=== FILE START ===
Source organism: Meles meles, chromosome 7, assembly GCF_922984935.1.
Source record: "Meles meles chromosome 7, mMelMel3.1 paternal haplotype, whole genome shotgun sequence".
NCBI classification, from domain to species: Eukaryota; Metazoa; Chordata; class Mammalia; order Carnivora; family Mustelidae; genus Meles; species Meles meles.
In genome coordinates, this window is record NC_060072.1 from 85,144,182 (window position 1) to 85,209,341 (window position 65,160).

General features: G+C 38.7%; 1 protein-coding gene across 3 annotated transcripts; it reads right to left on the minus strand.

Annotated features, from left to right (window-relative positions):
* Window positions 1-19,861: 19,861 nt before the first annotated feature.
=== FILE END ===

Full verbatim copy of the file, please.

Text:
Source organism: Meles meles, chromosome 7, assembly GCF_922984935.1.
Source record: "Meles meles chromosome 7, mMelMel3.1 paternal haplotype, whole genome shotgun sequence".
NCBI classification, from domain to species: Eukaryota; Metazoa; Chordata; class Mammalia; order Carnivora; family Mustelidae; genus Meles; species Meles meles.
In genome coordinates, this window is record NC_060072.1 from 85,144,182 (window position 1) to 85,209,341 (window position 65,160).

General features: G+C 38.7%; 1 protein-coding gene across 3 annotated transcripts; it reads right to left on the minus strand.

Annotated features, from left to right (window-relative positions):
* Window positions 1-19,861: 19,861 nt before the first annotated feature.